CFHILL is an international art space and art advisory in central Stockholm, situated in a 17th-century palace. Since its inception in 2015, CFHILL has presented over fifty exhibitions across a vast range of artists including; Hilma af Klint, Sheila Hicks, Sonia Delaunay, Yayoi Kusama, Donna Huanca, Jean Dubuffet, Carsten Höller, Carl Larsson, Olafur Eliasson, Anders Zorn, Lucio Fontana, Keith Haring, Roy Lichtenstein, Niki de Saint Phalle, Jonathan Lyndon Chase, Vilhelm Hammershöi, Andy Warhol, Aaron Garber Maikovska, Ryan McGinley, Annie Morris, Yayoi Kusama, Donna Huanca & Amoako Boafo.
CFHILL operates as an independent and open source in a global network of artists, curators, galleries and collectors, with the ambition to create a dialogue across generations of artists. Previous exhibitions that have been curated by CFHILL or in collaboration with; Melanie Lum (US/China), Francesca Gavin (UK), Sandra Weil (Tel Aviv), Rick Herron (US), Sophie Mörner (US), Javier Peres (Berlin), Destinee Ross-Sutton (New York) and revolved around themes such as gender, sexuality, politics and race.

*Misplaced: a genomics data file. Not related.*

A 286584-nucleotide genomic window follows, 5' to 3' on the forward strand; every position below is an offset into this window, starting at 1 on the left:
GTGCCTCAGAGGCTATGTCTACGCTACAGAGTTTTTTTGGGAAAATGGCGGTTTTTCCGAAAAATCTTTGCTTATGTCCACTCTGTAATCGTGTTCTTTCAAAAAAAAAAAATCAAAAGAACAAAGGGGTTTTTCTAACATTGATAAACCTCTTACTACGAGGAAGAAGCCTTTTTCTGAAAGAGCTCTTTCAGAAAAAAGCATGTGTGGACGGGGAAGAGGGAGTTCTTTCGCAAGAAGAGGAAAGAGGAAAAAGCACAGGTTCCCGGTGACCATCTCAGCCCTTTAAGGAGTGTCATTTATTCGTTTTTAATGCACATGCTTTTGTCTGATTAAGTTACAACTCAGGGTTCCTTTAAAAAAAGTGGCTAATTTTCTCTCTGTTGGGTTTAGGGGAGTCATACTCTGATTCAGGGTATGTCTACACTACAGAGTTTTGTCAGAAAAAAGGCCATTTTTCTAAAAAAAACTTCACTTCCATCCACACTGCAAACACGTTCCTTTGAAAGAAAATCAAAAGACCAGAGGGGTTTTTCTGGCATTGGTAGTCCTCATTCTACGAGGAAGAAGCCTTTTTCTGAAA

CFHILL’s leading independent art advisory is active across the entire spectrum of the global art market. Our Art Advisory team helps guide our clients through the global art market by combining art-historical knowledge with market intelligence and commercial expertise. We have created numerous art collections for private collectors as well as for corporations and institutions. The SEB art collection is an example of this, which holds one of the most extensive corporate collections of Nordic art.
CFHILL’s private sales team provides personal and confidential advisory, executed with substantial market knowledge to Scandinavian and international clients. The private sales team has previously placed works by Pablo Picasso, Henri Matisse, Fernand Léger, Ed Ruscha, Imi Knoebel, Richard Artschwager, Robert Mangold, Kenneth Noland, John Chamberlain, Konrad Klapheck, Sam Francis & Andy Warhol among others.
CFHILL’s flagship art space is located on Västra Trädgårdsgatan 9 in the heart of Stockholm, where the art is presented over two floors in five different galleries. During 2020 CFHILL had a pop-up art space on Malmskillnadsgatan 38B, where artists across generations were highlighted through innovative exhibition initiatives.
CFHILL was founded and led by Michael Storåkers, Executive Chairman and Head of Contemporary, Anna-Karin Pusic, CEO and Head of Specialists, and Michael Elmenbeck Creative Director and Head of Exhibitions.